New Jersey energy plan update outlines changing power generation mix

President Richard S. Mroz of the New Jersey Board of Public Utilities and Commissioner Bob Martin of the New Jersey Department of Environmental Protection on Nov. 20 released for public comment a draft update to the 2011 New Jersey Energy Master Plan (EMP).

The draft update measures the progress made toward meeting the goals set in the 2011 EMP and makes recommendations for building on that progress. It also includes a new section that sets goals and makes specific recommendations to improve the resiliency of the New Jersey’s energy infrastructure along with its emergency preparedness and response capabilities.

“This update shows that Governor [Chris] Christie’s strategies in the 2011 State Energy Master Plan are producing strong results and moving the State towards the goal of reducing energy costs from being among the nation’s highest and making them competitive to costs in other regions and states. This is consistent with the recommendations of the State Strategic Plan for facilitating economic growth and lowering the cost of living for New Jersey residents,” said Mroz. “Energy is a vital tool of economic growth and job creation.”

“This update also reflects New Jersey’s national leadership in reducing emissions from power plants,” Martin said. “The 2011 Energy Master Plan helped accelerate New Jersey’s transition to cleaner burning, less expensive natural gas. As a result, New Jersey’s sulfur dioxide (SO2) emissions are amongst the three lowest in the nation and nitrogen oxide and carbon dioxide (CO2) emissions are amongst the six lowest in the nation. This update shows that the Christie Administration’s energy policy has been good for both the environment and the economy.”

The draft EMP Update documents New Jersey’s significant progress towards the EMP’s five overarching goals:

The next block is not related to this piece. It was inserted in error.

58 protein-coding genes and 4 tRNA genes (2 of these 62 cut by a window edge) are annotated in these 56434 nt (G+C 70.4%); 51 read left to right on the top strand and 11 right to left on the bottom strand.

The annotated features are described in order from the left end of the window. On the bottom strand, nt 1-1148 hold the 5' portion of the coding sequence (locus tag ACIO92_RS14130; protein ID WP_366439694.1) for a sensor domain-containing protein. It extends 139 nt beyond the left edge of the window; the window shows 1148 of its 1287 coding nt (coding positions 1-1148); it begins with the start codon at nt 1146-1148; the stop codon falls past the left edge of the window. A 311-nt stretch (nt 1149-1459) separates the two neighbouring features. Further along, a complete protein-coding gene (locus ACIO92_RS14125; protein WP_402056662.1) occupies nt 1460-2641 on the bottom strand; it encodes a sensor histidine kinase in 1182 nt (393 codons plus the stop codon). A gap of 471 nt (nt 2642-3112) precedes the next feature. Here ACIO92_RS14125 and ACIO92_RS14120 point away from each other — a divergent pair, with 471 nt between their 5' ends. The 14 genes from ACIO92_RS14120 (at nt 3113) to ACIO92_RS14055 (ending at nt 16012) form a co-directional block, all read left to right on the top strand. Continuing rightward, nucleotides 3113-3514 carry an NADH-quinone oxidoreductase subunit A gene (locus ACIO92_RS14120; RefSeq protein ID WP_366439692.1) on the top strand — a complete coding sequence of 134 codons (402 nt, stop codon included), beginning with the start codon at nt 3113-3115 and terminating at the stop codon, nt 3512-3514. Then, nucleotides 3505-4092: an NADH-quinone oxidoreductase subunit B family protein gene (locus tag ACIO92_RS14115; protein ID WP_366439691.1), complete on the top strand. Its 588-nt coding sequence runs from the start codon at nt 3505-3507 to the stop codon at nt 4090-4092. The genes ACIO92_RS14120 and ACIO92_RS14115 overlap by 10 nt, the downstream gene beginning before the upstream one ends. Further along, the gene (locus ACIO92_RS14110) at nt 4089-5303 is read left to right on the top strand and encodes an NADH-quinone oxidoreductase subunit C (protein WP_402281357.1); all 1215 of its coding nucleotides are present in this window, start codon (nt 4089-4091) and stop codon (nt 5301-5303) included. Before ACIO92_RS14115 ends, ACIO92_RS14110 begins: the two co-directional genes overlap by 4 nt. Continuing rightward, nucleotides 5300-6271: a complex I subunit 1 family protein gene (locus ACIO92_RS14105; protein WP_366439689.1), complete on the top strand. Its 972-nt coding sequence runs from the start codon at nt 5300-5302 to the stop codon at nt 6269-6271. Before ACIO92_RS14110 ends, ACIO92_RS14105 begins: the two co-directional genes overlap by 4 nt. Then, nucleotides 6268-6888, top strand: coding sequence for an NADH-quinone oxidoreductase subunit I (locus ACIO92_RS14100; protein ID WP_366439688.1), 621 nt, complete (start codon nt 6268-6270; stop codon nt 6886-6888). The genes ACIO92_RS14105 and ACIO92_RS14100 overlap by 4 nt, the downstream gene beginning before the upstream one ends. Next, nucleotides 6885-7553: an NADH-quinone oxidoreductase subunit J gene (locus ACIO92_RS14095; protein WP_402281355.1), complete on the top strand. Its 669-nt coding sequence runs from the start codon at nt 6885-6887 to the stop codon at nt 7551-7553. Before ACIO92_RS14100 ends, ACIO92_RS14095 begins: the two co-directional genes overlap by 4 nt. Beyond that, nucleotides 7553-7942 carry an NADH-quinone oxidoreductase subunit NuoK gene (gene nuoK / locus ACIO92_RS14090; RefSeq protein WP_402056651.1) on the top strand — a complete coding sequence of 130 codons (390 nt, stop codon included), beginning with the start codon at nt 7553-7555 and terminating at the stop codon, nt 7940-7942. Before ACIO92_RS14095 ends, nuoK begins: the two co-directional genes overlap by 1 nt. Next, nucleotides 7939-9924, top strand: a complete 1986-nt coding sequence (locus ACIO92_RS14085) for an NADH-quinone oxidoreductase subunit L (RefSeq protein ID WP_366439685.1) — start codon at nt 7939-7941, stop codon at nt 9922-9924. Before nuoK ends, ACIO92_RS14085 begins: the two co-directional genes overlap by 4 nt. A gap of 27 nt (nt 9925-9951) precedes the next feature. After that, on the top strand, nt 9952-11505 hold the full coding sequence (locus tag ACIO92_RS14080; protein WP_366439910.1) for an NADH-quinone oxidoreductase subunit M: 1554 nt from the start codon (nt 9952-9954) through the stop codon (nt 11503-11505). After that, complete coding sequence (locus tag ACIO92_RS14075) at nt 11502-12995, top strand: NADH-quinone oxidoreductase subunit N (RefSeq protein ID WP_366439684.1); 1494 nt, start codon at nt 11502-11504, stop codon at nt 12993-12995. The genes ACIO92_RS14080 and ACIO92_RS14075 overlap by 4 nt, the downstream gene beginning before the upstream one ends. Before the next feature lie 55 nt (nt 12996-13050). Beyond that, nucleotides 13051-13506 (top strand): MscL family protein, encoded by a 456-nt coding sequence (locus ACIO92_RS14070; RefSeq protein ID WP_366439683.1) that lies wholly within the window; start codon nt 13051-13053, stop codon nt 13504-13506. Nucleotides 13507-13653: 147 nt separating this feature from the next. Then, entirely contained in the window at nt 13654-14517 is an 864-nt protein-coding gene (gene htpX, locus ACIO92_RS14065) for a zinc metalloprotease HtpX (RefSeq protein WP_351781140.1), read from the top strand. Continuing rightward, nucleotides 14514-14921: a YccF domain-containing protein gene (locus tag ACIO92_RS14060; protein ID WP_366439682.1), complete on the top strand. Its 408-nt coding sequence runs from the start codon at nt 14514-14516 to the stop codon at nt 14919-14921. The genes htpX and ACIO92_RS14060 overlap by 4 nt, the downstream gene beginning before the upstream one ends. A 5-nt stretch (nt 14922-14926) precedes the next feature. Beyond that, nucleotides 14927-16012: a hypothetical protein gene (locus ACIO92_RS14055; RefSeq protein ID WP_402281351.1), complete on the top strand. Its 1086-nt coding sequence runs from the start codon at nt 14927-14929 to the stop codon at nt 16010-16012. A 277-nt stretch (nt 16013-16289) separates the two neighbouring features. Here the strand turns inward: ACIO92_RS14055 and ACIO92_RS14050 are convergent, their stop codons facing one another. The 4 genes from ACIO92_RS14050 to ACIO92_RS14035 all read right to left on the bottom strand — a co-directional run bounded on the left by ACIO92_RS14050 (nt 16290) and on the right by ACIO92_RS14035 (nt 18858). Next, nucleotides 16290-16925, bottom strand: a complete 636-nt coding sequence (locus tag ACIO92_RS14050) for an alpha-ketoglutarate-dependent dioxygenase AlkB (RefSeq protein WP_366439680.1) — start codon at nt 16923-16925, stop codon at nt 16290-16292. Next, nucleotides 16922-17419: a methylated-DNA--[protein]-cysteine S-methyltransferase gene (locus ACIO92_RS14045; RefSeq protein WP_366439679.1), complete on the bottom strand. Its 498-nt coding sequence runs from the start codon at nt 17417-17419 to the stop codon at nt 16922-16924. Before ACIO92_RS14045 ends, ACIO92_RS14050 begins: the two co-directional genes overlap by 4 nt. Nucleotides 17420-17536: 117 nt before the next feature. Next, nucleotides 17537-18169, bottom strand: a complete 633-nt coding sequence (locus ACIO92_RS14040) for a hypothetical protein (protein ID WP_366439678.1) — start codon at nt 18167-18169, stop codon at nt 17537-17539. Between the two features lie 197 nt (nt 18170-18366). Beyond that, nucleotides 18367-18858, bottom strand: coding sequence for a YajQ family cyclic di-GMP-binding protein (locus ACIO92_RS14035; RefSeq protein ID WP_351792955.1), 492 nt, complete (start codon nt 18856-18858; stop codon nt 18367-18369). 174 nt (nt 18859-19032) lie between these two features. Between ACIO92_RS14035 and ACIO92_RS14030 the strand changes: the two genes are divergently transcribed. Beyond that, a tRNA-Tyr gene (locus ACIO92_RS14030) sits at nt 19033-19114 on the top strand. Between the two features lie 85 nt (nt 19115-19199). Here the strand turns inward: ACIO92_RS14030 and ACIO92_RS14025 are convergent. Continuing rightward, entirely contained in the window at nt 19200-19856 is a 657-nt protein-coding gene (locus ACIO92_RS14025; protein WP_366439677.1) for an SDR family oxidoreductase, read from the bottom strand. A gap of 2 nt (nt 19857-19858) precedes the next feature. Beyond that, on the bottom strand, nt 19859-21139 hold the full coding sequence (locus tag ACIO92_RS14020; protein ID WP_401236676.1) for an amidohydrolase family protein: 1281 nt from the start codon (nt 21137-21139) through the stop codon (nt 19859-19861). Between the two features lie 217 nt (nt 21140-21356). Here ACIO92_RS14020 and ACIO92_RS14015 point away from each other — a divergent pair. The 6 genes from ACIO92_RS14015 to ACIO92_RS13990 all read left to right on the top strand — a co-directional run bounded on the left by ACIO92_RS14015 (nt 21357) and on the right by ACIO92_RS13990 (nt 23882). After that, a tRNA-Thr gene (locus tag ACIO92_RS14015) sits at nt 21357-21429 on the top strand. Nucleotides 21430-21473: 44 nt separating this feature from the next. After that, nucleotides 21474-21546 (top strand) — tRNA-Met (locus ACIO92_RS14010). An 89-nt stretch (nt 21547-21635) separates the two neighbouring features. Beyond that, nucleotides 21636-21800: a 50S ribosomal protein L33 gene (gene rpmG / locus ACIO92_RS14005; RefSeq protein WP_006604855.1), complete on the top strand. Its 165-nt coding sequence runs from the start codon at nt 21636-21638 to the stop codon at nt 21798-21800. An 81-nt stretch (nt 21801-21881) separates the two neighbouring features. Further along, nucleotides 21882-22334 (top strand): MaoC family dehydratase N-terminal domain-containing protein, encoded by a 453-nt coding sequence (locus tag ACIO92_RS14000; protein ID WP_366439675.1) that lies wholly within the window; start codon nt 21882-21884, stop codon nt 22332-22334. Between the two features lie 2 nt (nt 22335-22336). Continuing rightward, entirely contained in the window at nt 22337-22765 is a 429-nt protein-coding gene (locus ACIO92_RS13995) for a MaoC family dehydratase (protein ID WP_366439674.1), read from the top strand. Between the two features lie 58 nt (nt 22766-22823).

• Driving down the cost of energy for all customers;
  • Promoting a diverse portfolio of new, clean in-state generation;
  • Rewarding energy efficiency, energy conservation and reduce peak demand;
  • Capitalizing on emerging technologies for transportation and power production; and
  • Maintaining support for the renewable energy portfolio standard of 22.5% of energy from renewable sources by 2021.

Since the release of the EMP in December 2011, New Jersey has fallen from a high energy cost state to a range that falls within the national average for total energy costs (electricity, natural gas, fuel oil and gasoline). Prior to the release of the EMP in December 2011, the cost of natural gas in New Jersey was ranked approximately 17th highest in the nation. Today, New Jersey’s natural gas prices are among the lowest in the country.

This huge decrease was anticipated in the EMP and has been critical to successfully reducing the state’s total energy costs, the cost of electricity and improving the environmental performance of New Jersey’s electric generation.

New Jersey’s in-state electric energy resources are diverse and amongst the cleanest in the nation, despite being the 22nd largest electricity generating state. This is a direct result of the state’s current resource mix of nuclear (which accounts for about half of all in-state generation), natural gas and renewables.

New Jersey continues to meet its renewable energy portfolio standards as nearly 15% of electricity supplied in the state is attributed to renewable sources; with solar accounting for nearly 3% of the state’s generation mix this energy year. New Jersey has also seen success in reducing energy usage through its support for demand reduction and energy efficiency technologies.